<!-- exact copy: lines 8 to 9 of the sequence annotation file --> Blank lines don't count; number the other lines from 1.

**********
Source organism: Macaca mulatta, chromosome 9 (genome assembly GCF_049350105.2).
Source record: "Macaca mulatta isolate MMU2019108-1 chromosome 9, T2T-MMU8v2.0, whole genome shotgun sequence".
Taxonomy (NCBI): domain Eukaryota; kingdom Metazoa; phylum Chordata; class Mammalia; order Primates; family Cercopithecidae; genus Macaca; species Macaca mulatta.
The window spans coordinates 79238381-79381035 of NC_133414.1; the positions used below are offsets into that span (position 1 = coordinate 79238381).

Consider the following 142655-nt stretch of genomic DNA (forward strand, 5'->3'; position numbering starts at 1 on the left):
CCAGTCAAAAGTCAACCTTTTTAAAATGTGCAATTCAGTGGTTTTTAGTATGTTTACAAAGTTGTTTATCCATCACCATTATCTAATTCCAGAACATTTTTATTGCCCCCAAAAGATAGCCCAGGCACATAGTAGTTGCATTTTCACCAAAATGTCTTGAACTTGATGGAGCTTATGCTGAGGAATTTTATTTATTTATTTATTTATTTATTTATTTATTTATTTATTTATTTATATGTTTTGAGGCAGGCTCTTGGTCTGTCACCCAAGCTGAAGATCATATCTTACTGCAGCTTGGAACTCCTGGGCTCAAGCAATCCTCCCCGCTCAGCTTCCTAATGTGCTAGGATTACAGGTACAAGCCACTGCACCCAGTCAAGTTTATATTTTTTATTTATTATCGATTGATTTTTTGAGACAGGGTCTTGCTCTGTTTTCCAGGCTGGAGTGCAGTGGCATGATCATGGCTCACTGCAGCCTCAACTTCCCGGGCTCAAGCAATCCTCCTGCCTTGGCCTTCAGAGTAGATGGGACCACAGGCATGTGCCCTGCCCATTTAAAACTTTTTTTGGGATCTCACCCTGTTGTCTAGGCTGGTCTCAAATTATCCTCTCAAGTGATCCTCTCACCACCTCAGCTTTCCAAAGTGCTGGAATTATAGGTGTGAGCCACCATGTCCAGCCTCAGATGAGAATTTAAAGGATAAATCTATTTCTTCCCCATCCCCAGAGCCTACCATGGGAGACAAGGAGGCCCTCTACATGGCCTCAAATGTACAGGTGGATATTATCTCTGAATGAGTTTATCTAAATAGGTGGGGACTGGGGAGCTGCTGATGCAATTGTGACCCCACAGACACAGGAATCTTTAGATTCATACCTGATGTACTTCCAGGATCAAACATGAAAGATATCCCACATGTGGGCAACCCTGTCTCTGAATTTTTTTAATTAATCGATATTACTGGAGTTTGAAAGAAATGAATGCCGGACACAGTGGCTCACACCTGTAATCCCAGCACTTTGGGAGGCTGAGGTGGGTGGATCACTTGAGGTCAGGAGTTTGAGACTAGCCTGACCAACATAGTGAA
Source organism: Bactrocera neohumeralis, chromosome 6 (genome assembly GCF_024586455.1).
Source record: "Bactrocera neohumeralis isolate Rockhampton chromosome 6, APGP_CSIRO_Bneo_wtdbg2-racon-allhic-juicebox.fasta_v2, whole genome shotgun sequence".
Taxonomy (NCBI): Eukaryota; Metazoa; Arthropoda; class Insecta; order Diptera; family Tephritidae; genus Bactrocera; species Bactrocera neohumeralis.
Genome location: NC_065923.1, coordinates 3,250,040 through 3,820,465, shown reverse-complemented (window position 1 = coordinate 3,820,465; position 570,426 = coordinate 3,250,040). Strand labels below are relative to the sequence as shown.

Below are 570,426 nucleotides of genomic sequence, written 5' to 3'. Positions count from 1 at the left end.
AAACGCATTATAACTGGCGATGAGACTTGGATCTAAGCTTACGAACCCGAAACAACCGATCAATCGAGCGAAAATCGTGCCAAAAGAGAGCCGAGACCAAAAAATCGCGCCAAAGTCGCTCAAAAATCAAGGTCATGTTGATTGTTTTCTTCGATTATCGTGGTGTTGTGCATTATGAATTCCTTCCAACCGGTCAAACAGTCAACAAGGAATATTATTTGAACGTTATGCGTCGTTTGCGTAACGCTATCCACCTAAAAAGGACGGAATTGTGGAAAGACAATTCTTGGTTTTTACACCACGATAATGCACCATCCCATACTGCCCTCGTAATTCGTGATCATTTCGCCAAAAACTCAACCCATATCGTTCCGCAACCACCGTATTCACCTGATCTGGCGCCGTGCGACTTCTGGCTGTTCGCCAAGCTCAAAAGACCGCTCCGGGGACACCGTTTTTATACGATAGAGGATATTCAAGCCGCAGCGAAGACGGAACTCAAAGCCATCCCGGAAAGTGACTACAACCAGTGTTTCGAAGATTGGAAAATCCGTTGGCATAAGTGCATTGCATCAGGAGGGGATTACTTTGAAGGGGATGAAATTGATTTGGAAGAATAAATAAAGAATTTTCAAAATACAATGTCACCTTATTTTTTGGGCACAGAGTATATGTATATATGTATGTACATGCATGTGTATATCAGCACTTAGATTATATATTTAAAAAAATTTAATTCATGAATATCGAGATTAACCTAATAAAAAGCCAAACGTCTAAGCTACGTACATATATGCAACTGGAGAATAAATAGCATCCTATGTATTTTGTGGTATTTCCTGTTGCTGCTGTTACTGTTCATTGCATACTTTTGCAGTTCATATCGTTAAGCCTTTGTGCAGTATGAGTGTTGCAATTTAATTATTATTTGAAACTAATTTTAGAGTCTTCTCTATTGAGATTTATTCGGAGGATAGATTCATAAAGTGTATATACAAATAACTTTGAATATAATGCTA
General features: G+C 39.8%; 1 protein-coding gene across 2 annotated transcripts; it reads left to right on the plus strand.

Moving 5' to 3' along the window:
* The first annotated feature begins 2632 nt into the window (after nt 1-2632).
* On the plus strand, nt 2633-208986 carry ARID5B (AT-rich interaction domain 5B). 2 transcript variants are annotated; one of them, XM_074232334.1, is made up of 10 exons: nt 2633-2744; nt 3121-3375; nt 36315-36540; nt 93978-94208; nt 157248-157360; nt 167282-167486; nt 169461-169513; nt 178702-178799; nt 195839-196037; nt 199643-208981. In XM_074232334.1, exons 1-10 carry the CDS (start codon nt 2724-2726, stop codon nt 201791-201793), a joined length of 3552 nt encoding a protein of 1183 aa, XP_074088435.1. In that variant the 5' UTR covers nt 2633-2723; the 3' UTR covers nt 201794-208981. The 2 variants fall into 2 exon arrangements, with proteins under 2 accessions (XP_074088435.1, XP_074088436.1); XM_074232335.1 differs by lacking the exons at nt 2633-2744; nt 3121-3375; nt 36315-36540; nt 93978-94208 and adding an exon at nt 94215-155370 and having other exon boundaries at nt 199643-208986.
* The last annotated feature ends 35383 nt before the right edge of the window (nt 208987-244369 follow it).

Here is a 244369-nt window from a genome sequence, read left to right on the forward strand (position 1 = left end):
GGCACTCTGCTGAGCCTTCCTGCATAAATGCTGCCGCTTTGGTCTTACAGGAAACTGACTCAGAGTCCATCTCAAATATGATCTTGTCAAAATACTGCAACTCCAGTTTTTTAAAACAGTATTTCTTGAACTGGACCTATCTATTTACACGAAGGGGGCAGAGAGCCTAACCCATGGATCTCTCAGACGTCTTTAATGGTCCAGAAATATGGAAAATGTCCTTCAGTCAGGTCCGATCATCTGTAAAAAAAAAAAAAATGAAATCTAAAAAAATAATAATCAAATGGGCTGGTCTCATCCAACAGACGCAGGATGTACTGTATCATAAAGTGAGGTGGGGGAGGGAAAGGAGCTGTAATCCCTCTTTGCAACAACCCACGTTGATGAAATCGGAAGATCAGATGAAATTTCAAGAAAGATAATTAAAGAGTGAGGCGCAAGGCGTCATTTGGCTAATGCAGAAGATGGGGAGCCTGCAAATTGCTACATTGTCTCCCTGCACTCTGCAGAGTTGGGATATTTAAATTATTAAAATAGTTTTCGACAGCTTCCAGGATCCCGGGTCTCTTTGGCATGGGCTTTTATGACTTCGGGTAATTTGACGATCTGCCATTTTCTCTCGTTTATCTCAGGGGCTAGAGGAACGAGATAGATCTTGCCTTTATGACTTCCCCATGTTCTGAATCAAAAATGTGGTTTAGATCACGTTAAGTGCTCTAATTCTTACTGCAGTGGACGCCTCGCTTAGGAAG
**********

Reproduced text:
Source record: "Bactrocera neohumeralis isolate Rockhampton chromosome 6, APGP_CSIRO_Bneo_wtdbg2-racon-allhic-juicebox.fasta_v2, whole genome shotgun sequence".
Taxonomy (NCBI): Eukaryota; Metazoa; Arthropoda; class Insecta; order Diptera; family Tephritidae; genus Bactrocera; species Bactrocera neohumeralis.